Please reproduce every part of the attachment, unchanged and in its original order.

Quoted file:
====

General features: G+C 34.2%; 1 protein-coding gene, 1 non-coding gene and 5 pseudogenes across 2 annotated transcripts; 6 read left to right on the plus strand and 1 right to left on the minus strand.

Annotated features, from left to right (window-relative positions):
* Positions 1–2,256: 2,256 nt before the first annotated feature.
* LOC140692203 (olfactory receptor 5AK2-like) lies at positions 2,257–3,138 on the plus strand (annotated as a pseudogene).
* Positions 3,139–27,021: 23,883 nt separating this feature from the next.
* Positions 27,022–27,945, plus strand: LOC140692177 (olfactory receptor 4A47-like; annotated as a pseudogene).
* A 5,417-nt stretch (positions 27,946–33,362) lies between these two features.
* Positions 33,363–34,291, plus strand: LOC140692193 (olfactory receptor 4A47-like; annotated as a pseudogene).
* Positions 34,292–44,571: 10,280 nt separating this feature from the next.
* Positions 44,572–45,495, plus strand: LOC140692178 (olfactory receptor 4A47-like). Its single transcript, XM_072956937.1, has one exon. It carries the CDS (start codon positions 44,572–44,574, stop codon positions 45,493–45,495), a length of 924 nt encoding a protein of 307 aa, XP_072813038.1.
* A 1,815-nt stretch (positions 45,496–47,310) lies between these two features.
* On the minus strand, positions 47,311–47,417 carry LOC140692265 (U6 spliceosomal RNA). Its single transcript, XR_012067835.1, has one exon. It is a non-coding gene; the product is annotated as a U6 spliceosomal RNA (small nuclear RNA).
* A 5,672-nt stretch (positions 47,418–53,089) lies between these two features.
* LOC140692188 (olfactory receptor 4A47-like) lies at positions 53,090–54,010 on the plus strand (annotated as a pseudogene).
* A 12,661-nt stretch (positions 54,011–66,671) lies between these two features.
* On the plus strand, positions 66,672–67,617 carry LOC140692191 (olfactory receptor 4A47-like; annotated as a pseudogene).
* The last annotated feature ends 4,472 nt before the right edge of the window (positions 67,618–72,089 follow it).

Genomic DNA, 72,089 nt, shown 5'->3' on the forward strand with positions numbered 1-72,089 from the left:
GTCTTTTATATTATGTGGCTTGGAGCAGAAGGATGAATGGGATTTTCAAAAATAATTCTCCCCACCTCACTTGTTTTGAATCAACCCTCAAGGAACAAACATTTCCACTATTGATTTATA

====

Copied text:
General features: G+C 34.2%; 1 protein-coding gene, 1 non-coding gene and 5 pseudogenes across 2 annotated transcripts; 6 read left to right on the plus strand and 1 right to left on the minus strand.

Annotated features, from left to right (window-relative positions):
* Positions 1–2,256: 2,256 nt before the first annotated feature.
* LOC140692203 (olfactory receptor 5AK2-like) lies at positions 2,257–3,138 on the plus strand (annotated as a pseudogene).
* Positions 3,139–27,021: 23,883 nt separating this feature from the next.
* Positions 27,022–27,945, plus strand: LOC140692177 (olfactory receptor 4A47-like; annotated as a pseudogene).
* A 5,417-nt stretch (positions 27,946–33,362) lies between these two features.
* Positions 33,363–34,291, plus strand: LOC140692193 (olfactory receptor 4A47-like; annotated as a pseudogene).
* Positions 34,292–44,571: 10,280 nt separating this feature from the next.
* Positions 44,572–45,495, plus strand: LOC140692178 (olfactory receptor 4A47-like). Its single transcript, XM_072956937.1, has one exon. It carries the CDS (start codon positions 44,572–44,574, stop codon positions 45,493–45,495), a length of 924 nt encoding a protein of 307 aa, XP_072813038.1.
* A 1,815-nt stretch (positions 45,496–47,310) lies between these two features.
* On the minus strand, positions 47,311–47,417 carry LOC140692265 (U6 spliceosomal RNA). Its single transcript, XR_012067835.1, has one exon. It is a non-coding gene; the product is annotated as a U6 spliceosomal RNA (small nuclear RNA).
* A 5,672-nt stretch (positions 47,418–53,089) lies between these two features.
* LOC140692188 (olfactory receptor 4A47-like) lies at positions 53,090–54,010 on the plus strand (annotated as a pseudogene).
* A 12,661-nt stretch (positions 54,011–66,671) lies between these two features.
* On the plus strand, positions 66,672–67,617 carry LOC140692191 (olfactory receptor 4A47-like; annotated as a pseudogene).
* The last annotated feature ends 4,472 nt before the right edge of the window (positions 67,618–72,089 follow it).

Genomic DNA, 72,089 nt, shown 5'->3' on the forward strand with positions numbered 1-72,089 from the left:
GTCTTTTATATTATGTGGCTTGGAGCAGAAGGATGAATGGGATTTTCAAAAATAATTCTCCCCACCTCACTTGTTTTGAATCAACCCTCAAGGAACAAACATTTCCACTATTGATTTATA